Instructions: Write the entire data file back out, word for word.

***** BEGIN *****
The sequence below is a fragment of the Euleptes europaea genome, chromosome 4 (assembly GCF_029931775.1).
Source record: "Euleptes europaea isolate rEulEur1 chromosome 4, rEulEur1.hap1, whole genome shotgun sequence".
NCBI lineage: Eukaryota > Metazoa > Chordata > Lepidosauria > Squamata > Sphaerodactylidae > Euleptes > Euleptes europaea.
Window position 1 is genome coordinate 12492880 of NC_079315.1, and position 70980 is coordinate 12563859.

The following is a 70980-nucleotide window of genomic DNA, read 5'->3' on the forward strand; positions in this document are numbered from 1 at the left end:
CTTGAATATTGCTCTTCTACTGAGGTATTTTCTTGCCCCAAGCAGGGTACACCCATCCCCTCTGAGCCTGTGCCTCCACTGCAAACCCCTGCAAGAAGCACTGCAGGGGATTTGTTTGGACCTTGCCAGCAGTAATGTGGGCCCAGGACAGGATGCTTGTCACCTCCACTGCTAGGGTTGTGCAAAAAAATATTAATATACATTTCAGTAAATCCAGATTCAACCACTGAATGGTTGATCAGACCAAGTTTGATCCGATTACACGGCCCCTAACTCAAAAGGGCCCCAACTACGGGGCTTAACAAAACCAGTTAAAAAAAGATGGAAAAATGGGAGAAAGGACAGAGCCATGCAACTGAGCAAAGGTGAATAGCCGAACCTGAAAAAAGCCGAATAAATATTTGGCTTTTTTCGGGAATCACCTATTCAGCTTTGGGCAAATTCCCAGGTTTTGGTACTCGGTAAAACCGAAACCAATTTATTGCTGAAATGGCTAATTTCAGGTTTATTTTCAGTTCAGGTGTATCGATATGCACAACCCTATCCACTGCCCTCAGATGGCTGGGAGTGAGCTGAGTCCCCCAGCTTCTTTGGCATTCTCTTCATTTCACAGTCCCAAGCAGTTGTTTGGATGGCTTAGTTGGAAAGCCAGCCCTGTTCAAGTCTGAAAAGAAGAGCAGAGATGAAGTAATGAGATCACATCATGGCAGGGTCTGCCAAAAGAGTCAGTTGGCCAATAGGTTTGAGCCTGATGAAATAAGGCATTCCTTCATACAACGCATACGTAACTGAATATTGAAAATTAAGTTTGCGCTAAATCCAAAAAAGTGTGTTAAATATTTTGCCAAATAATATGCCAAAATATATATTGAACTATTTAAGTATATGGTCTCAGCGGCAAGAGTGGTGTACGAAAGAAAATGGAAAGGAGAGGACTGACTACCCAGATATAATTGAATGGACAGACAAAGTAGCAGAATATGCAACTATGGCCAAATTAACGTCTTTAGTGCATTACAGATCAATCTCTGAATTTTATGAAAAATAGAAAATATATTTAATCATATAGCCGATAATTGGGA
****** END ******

The sequence below is a fragment of the Euleptes europaea genome, chromosome 4 (assembly GCF_029931775.1).
Source record: "Euleptes europaea isolate rEulEur1 chromosome 4, rEulEur1.hap1, whole genome shotgun sequence".
NCBI lineage: Eukaryota > Metazoa > Chordata > Lepidosauria > Squamata > Sphaerodactylidae > Euleptes > Euleptes europaea.
Window position 1 is genome coordinate 12492880 of NC_079315.1, and position 70980 is coordinate 12563859.

The following is a 70980-nucleotide window of genomic DNA, read 5'->3' on the forward strand; positions in this document are numbered from 1 at the left end:
CTTGAATATTGCTCTTCTACTGAGGTATTTTCTTGCCCCAAGCAGGGTACACCCATCCCCTCTGAGCCTGTGCCTCCACTGCAAACCCCTGCAAGAAGCACTGCAGGGGATTTGTTTGGACCTTGCCAGCAGTAATGTGGGCCCAGGACAGGATGCTTGTCACCTCCACTGCTAGGGTTGTGCAAAAAAATATTAATATACATTTCAGTAAATCCAGATTCAACCACTGAATGGTTGATCAGACCAAGTTTGATCCGATTACACGGCCCCTAACTCAAAAGGGCCCCAACTACGGGGCTTAACAAAACCAGTTAAAAAAAGATGGAAAAATGGGAGAAAGGACAGAGCCATGCAACTGAGCAAAGGTGAATAGCCGAACCTGAAAAAAGCCGAATAAATATTTGGCTTTTTTCGGGAATCACCTATTCAGCTTTGGGCAAATTCCCAGGTTTTGGTACTCGGTAAAACCGAAACCAATTTATTGCTGAAATGGCTAATTTCAGGTTTATTTTCAGTTCAGGTGTATCGATATGCACAACCCTATCCACTGCCCTCAGATGGCTGGGAGTGAGCTGAGTCCCCCAGCTTCTTTGGCATTCTCTTCATTTCACAGTCCCAAGCAGTTGTTTGGATGGCTTAGTTGGAAAGCCAGCCCTGTTCAAGTCTGAAAAGAAGAGCAGAGATGAAGTAATGAGATCACATCATGGCAGGGTCTGCCAAAAGAGTCAGTTGGCCAATAGGTTTGAGCCTGATGAAATAAGGCATTCCTTCATACAACGCATACGTAACTGAATATTGAAAATTAAGTTTGCGCTAAATCCAAAAAAGTGTGTTAAATATTTTGCCAAATAATATGCCAAAATATATATTGAACTATTTAAGTATATGGTCTCAGCGGCAAGAGTGGTGTACGAAAGAAAATGGAAAGGAGAGGACTGACTACCCAGATATAATTGAATGGACAGACAAAGTAGCAGAATATGCAACTATGGCCAAATTAACGTCTTTAGTGCATTACAGATCAATCTCTGAATTTTATGAAAAATAGAAAATATATTTAATCATATAGCCGATAATTGGGA